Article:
Prime Minister David Cameron met his Indian counterpart Narendra Modi in Australia on Monday, and invited Mr Modi to visit Britain to unveil the proposed memorial to Mahatma Gandhi in London’s Parliament Square.
The meeting, the first between the two leaders, took place on the sidelines of the G20 meeting in Brisbane.
Mr Cameron, who has recently spoken of his keenness to better engage with India and said that the UK and India have merely “scratched the surface” of the two countries’ trade potential, told Mr Modi that “relations with India are at the top of the priorities of the UK’s foreign policy”.
Mr Modi – the first Indian leader to visit Australia in nearly three decades – was equally effusive.
He described Mr Cameron’s vision as “very inspiring” and declared that the two nations can partner in “any way they can”, a promise that will doubtless please the UK’s business community still looking for ways to tap into the potential promised by Mr Modi’s own development-driven vision.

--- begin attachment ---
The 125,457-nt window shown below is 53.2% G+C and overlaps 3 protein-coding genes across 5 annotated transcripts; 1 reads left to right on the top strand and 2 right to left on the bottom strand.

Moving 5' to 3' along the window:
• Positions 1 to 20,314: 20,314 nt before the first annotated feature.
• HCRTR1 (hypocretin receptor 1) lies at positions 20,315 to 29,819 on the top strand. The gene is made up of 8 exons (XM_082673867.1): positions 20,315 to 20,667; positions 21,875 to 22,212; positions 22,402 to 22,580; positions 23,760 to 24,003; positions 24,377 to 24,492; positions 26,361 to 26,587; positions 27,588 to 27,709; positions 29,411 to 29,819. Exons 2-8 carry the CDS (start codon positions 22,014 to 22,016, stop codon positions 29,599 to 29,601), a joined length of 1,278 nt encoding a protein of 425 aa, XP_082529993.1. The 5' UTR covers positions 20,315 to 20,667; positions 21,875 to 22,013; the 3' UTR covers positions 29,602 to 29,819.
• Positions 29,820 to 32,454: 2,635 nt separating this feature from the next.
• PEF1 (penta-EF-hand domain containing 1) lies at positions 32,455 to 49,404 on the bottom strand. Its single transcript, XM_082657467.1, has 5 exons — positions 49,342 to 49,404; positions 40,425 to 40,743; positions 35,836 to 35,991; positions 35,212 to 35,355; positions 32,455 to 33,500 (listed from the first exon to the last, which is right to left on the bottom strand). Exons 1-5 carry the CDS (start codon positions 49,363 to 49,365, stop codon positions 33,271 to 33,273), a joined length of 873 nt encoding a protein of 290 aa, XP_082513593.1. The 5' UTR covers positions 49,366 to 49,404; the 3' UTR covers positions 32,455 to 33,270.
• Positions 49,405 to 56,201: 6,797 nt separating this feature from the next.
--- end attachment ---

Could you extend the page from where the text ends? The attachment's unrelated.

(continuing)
Mr Cameron – perhaps mindful of the fact that the Hindu nationalist Mr Modi has already visited the US and now Australia and has vacillated on whether he should visit India’s former colonial master – requested the Indian leader to visit Britain early next year for the planned unveiling of the permanent memorial to Mahatma Gandhi on London’s iconic Parliament Square.
That unveiling is tentatively scheduled for 31 January and sources in India say a visit by Mr Modi is highly unlikely, at least in the near future.
Mr Cameron was one of the first world leaders to congratulate Mr Modi following his election victory in May.
The two leaders’ meeting follows several high profile visits by senior British ministers – including Deputy Prime Minister Nick Clegg, Chancellor George Osborne and former Foreign Secretary William Hague – to India.
– Image courtesy of Syed Akbaruddin